In all cases the shape of the LF cone has been calculated to match the HF hyperbolic waveguide ensuring the wavefront remains spherical and perpendicular to the cone surface throughout the propagation.
Brand new pressure dic-cast chassis have been tooled for the new range drawing extensively on new thinking for LF drive units. It is important to eliminate trapped air cavities as these can provide unwanted compliances, upset the mechanical Q design requirements and cause unwanted acousyic colourations because of Helmholtz resonances and reflections from the chassis surfaces smearing the energy/time response.
The new castings have a very open construction with vented rear suspension features to eliminate low Q cavites, improve thermal cooling and prevent major reflections. Rigidity has been optimised in the axial plane to complement the cabinet philosophy while the front surface profile has been designed to prevent diffraction at the cabinet surface.
The five sizes of chassis each have purpose-designed trim rings to blend the HF wavefront into the cabinet. This feature has been shown in our research to be the biggest single factor in providing smooth HF radiation in Dual Concentrics (assuming, of course, that the HF unit is well designed in the first instance).

Crossover Network
There are two philosophies in designing loudspeaker crossover networks; the minimal and the conjugate. The minimal approch requires that the drive units are inherently well behaved and that each section, LF and HF, require minimum equalisation to achieve a smooth flat amplitude response.  The conjugate approach requires that the drive units are accepted as they are but are well characterised. The crossover network is then calculated to provide inherent equalisation to ensure a smooth amplitude response.
The two approaches differ in design emphasis. The minimalist designer concentrates on the drive unit design in controlling the final performance, while the conjugate designer concentrates on complex electronic analysis of networks to achieve the same measured result.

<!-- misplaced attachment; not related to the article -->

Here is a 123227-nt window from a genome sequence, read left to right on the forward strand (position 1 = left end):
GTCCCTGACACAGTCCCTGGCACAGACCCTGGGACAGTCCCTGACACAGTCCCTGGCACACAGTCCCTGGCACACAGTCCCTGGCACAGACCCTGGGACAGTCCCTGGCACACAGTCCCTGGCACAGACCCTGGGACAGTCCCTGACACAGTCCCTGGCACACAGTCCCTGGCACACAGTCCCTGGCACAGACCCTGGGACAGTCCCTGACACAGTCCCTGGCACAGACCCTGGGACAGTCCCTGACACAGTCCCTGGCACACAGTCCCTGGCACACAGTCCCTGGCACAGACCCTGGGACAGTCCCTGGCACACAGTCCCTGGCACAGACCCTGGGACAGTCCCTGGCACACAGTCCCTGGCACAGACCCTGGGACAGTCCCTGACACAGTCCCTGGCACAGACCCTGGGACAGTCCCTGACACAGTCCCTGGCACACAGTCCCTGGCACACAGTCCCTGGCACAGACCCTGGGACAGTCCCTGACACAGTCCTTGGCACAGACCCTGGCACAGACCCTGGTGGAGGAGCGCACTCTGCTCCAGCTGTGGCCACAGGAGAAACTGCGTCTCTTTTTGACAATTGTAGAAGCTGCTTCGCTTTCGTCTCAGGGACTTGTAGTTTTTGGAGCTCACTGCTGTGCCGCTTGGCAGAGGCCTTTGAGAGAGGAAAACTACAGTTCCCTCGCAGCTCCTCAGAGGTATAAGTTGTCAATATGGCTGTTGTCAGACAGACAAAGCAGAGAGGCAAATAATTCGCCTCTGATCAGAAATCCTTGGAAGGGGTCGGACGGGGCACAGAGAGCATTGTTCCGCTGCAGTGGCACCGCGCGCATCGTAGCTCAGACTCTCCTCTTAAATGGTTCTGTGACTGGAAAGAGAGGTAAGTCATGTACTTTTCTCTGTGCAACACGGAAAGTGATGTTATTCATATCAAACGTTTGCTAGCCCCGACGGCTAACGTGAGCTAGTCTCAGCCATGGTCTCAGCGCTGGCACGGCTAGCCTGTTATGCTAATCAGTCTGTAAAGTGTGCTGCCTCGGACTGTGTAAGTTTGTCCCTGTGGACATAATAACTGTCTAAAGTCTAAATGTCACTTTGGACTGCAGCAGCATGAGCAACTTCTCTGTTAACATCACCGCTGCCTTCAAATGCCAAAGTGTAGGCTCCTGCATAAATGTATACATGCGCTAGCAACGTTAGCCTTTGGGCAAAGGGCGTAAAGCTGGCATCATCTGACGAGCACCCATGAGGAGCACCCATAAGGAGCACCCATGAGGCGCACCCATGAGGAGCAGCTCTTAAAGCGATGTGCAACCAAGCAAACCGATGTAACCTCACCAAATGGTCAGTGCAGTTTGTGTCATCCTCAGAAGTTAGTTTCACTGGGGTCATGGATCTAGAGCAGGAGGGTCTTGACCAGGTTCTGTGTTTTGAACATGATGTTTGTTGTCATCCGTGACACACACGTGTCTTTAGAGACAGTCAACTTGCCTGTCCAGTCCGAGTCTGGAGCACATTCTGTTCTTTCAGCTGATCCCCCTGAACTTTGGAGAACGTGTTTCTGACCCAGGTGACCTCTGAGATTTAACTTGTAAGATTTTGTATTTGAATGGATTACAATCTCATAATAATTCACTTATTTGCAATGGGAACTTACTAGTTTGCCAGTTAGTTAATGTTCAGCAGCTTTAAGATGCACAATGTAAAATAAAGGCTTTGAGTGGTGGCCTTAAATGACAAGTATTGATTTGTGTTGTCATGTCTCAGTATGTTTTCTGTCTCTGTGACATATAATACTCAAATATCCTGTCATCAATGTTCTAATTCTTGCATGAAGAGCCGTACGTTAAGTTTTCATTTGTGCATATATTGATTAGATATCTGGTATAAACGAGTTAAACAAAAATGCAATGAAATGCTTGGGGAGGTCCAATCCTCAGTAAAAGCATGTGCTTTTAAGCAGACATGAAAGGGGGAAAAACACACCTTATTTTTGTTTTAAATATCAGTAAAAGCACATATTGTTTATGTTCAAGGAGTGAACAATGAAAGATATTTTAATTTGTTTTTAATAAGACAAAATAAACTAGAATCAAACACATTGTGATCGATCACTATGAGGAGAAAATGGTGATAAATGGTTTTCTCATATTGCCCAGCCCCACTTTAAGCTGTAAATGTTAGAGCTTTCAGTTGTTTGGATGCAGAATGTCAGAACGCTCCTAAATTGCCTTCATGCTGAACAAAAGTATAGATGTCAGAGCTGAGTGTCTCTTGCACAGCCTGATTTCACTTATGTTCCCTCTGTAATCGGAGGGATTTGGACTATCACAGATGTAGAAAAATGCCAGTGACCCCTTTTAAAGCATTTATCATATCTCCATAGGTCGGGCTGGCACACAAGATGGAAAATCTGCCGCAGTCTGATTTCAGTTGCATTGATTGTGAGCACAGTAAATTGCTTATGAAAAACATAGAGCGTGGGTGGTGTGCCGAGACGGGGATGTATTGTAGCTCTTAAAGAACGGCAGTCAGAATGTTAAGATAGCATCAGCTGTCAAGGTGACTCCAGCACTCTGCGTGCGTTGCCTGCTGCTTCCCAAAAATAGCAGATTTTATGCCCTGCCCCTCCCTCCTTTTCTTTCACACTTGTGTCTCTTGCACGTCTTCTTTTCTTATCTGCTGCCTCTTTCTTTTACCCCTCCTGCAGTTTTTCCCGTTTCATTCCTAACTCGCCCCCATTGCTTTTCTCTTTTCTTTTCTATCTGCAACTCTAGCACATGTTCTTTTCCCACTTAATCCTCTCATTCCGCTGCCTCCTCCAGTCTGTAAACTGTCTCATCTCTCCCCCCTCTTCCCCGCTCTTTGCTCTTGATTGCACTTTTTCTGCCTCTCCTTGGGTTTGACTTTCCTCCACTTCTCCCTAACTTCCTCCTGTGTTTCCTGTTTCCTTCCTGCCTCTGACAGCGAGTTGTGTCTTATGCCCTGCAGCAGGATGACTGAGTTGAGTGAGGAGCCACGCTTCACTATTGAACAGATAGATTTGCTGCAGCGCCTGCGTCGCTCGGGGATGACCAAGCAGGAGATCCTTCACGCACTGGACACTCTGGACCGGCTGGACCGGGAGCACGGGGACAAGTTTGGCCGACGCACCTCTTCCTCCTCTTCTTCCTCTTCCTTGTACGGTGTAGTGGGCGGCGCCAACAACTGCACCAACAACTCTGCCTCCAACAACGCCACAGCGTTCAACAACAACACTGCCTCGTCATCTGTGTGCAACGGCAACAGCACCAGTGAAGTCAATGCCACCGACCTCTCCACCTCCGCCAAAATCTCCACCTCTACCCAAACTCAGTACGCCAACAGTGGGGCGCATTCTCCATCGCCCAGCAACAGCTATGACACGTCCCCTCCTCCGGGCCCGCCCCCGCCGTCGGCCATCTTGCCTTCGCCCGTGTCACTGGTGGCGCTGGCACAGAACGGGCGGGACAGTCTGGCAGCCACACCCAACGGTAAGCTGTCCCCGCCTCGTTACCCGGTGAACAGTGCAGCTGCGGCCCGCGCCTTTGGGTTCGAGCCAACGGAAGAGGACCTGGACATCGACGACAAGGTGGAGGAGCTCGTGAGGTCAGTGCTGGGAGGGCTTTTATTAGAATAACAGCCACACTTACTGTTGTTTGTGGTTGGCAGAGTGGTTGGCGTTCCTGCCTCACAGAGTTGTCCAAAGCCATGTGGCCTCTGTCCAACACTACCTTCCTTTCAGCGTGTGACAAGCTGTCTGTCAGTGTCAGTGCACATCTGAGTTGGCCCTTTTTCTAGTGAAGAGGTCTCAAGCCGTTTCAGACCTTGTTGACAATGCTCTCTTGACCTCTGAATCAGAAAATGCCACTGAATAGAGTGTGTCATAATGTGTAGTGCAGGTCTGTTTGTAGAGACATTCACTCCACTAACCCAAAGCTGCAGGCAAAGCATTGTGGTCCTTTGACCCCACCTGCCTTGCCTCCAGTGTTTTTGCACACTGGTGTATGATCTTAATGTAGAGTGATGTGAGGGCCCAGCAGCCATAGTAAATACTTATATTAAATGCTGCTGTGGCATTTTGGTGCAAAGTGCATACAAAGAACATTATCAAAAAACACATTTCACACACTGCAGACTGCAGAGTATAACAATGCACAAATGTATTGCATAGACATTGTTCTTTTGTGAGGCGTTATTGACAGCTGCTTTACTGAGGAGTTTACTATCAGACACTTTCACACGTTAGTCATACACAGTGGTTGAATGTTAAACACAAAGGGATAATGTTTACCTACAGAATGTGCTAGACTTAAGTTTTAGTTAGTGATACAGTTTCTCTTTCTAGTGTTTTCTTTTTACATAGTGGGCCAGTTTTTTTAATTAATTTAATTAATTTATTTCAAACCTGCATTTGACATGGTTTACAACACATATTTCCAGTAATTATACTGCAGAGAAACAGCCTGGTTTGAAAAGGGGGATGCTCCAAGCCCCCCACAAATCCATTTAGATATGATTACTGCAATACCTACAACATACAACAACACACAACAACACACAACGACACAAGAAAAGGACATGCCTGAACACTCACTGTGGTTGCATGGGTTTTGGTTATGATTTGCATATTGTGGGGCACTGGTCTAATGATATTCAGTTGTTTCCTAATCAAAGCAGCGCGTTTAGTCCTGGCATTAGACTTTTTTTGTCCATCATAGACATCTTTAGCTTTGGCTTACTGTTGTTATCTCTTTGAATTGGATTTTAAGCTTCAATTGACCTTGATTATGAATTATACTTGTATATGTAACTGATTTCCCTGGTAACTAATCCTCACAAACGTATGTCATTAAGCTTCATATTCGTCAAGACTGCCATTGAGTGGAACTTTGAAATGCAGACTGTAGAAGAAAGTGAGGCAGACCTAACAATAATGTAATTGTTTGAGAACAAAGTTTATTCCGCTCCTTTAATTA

Tannoy has always followed the minimalist philosophy as far as possible. This is because listening trials with loudspeakers always point to those with the least crossover design complexity as being more realistic, involoving and convincing in their reproduction. However, this makes the drive unit designer's task more difficult as it is much harder to control performance through the mechanical parameters than through the electrical crossover components. It also puts much greater constraints on production repeatability of processes and test methods. However, overall the result in our belief is a better loudspeaker.
In crossover networks it is vital to use the very highest quality components for series connected elements. Resin impregnated, air cored inductors,  very high grade film capacitors and DMT cpacitors are needed for best sound quality. Internal wiring has an effect and in the new Tannoy Monitor series high-purity, long-grain crystal, low-oxygen copper wiring is used.
DMT research showed when a capacitor was encapsulated in a vibration absorbing material it changed both the sound texture and dynamics. Every variable of capacitor construction was investigated and custom capacitors designed optimised for sonic performance and with high-purity copper leads.
Vibrations inside the cabinet can effect the performance of inductor coils.  Tests show that reducing the vibrations reaching the inductors can heve a marked effect on system bass end resolution. Coils vacuum impregnated with resin are chosen to reduce the effects of vibration.
Air cored inductors radiate a significantmagnetic field which affects nearby components. Similary inductors can be affected by a driver's magnetic radiation. For these reasons it was decided to produce a split crossover with the inductors mounted on the cabinet cross-brace away from the driver magnets and other crossover components. The sound quality improvements more than justify additional manufacturing costs.
The crossover networks in the new series use simple low order slopes 96 dB and 12 dB per octave0 mainly to control the power distribution and balance. The components are of very high quality with Hard-Wiring (no printed circuit boards) and mounted on the back of the terminal panel at the rear of the cabinet. There is no need to remove drive units to gain access.

Terminal Panel
The terminal panel is a new design especially tooled for the new series. The option of conventional wiring or Bi-Wiring is available by a unique high quality gold plated sliding mechanism with large diameter robust terminals. The benefits of Bi-Wiring for monitoring are easily heard where the extra pair of cables can be accomodated.